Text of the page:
(click to enlarge photos)
In today’s “now” scene, West Seattle’s savvy Bob Carney poses for Jean Sherrard on Point Place Southwest, a short block that leads from Alki Avenue Southwest and dead-ends at the green campus of the Alki Point Lighthouse. Its light first penetrated the ordinarily peaceable waters of Puget Sound in 1913 after the federal lighthouse service bought much of the Point from the Hanson-Olson clan who had purchased it in 1868 from Seattle pioneer Doc Maynard.
In his hands, Carney holds a copy of our “then” photo as part of bound pages of his research into the life of the first Alki Natatorium, the landmark featured in the photo. (Derived from Latin, “natatorium” denotes a building that houses a swimming pool. Aficionados abbreviate it as “nat.”)
Years ago, while delivering an admittedly half-baked lecture on West Seattle history to its historical society, I was asked if I had evidence of this early human aquarium. Like many others attending, I imagined that the question was about the later Alki Natatorium, built nearly a mile up Alki Beach from the Point, just east of the Alki Bathhouse, and opened in 1934 with “Seattle’s own swimming champion, Helene Madison, as permanent instructress.” Bob
Carney’s research reveals that the earlier and largely forgotten natatorium at the Point was equipped with “gymnasium paraphernalia” and featured a “bathing tank” 130 feet long, 53 feet wide and from 22 inches to 9-1/2 feet deep, filled daily with Puget Sound waters kept at 74 to 76 degrees. The east end of pavilion, the part showing here with five gables hosted a variety events, most involving dance. The structure was appointed like a Japanese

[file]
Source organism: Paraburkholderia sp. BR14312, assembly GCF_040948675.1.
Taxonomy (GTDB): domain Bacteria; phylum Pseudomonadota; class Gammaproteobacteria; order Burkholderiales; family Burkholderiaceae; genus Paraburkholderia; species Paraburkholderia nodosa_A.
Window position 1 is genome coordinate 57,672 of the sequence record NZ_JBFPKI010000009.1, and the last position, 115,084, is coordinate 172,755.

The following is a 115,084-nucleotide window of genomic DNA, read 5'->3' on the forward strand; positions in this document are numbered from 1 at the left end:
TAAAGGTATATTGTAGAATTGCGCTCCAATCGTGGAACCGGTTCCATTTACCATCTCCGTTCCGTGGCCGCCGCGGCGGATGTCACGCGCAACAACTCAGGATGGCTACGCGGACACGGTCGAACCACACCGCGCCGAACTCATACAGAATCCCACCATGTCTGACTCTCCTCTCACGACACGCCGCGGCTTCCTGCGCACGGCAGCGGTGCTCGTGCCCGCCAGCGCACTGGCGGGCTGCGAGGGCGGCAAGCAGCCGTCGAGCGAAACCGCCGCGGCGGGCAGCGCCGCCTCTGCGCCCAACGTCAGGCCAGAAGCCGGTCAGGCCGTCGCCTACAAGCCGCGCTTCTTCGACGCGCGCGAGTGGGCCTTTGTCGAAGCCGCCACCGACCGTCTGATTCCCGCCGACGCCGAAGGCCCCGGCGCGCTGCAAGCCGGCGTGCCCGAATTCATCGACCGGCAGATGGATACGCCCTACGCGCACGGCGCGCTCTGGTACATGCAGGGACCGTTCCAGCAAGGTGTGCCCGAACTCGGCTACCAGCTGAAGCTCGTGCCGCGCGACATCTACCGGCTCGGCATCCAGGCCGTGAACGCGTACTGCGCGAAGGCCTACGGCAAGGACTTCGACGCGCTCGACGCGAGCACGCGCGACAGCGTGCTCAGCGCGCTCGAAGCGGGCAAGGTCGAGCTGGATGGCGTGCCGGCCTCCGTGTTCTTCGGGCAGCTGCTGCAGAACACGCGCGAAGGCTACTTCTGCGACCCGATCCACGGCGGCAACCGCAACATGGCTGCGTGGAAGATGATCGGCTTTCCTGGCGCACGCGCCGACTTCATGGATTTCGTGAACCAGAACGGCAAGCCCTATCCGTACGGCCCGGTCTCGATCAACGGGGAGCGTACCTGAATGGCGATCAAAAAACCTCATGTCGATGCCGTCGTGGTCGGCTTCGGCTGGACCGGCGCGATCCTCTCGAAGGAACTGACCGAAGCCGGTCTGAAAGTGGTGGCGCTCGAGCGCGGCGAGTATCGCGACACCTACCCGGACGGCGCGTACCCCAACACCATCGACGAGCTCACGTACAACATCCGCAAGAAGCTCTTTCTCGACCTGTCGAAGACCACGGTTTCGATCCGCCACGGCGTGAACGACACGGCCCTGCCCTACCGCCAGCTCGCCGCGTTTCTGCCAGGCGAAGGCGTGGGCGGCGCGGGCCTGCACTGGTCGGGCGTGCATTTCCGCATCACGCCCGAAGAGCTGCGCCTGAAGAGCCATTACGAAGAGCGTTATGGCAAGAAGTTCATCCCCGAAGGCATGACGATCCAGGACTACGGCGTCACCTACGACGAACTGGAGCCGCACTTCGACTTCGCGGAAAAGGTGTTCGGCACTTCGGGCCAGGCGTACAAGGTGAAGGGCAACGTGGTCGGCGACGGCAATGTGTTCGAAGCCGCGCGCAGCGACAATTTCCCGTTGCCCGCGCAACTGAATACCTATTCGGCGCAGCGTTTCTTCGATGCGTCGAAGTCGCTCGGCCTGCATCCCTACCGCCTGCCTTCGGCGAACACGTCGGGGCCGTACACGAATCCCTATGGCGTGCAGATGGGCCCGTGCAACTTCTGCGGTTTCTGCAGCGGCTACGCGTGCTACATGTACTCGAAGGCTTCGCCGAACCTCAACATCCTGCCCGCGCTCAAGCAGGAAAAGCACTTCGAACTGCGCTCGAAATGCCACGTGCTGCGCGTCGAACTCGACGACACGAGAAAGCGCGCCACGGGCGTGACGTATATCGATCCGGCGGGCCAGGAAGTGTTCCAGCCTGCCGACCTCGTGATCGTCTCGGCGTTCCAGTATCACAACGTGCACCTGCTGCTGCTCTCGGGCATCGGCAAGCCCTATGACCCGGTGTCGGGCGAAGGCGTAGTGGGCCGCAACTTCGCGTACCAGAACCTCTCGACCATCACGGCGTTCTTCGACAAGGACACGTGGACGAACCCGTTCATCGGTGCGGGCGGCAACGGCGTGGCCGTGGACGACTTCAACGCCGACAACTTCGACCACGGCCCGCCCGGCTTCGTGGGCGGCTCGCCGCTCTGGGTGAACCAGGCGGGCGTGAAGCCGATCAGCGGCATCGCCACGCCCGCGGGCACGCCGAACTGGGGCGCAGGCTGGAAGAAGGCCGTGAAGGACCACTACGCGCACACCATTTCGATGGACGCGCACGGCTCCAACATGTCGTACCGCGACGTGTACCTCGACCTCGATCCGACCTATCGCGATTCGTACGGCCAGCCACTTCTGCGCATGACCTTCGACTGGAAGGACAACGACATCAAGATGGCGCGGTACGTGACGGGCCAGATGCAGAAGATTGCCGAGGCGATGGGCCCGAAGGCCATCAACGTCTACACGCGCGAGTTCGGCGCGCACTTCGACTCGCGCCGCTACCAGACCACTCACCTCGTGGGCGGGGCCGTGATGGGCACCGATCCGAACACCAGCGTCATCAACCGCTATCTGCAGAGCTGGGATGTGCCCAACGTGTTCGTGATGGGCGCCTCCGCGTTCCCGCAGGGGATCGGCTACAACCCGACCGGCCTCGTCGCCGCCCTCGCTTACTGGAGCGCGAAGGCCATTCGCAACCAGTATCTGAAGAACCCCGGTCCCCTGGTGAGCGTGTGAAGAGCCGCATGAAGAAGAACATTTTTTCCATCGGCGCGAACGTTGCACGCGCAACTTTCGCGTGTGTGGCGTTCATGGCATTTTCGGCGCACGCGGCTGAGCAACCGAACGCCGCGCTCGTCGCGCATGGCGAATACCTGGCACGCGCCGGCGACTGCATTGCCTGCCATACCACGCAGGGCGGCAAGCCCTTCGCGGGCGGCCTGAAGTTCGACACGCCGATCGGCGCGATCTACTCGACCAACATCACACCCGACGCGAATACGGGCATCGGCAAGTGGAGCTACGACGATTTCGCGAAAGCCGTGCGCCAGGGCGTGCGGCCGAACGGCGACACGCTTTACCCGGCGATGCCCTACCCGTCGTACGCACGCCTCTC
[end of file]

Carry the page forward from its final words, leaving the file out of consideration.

teahouse – note the hanging lanterns – and its demise was equally exotic. Like the dome atop Seattle’s St. James Cathedral on First Hill, the roof on West Seattle’s first oversized swimming pool collapsed Feb. 1-2, 1916, under what remains Seattle’s deepest (or second deepest – it is debated) 24-hour snowfall.
Soon after Bob showed me this print, researcher Ron Edge found five others (all of them already inserted above) while visiting the Museum of History and Industry library to help make detailed scans of many of its classics. Most likely, all were recorded together in 1905 when the nat was a brand new enterprise undertaken by the Alki Point Transportation Company. Nearly a decade before the Alki Lighthouse arose, in 1904 the company had built both the natatorium and the steamer Dix to render hourly service between this, the firm’s new West Seattle attraction, and Seattle’s central waterfront. (The Dix notoriously sank in November 1906 in a collision killing more than 40 of its estimated 77 passengers.)
We conclude with a too-short nod to the many heroes of local heritage who volunteer with the dozen or so Seattle and King County societies that nurture and share our history. Using our example, Bob Carney is described by Clay Eals, executive director of the Southwest Seattle Historical Society, as “a stalwart volunteer for us over the past three decades, doing everything from serving on our collections committee (evaluating submitted artifacts for possible accession) to putting up exhibits at our Log House Museum. Behind it all is a heart of unrivaled size.”
Another few laps, lads? Jean, Ron and I are pleased to exersize with you. Below are a line-up of West Seattle features previously printed Pacific and so shown here, some of them recently. We will also insert a few relevant others.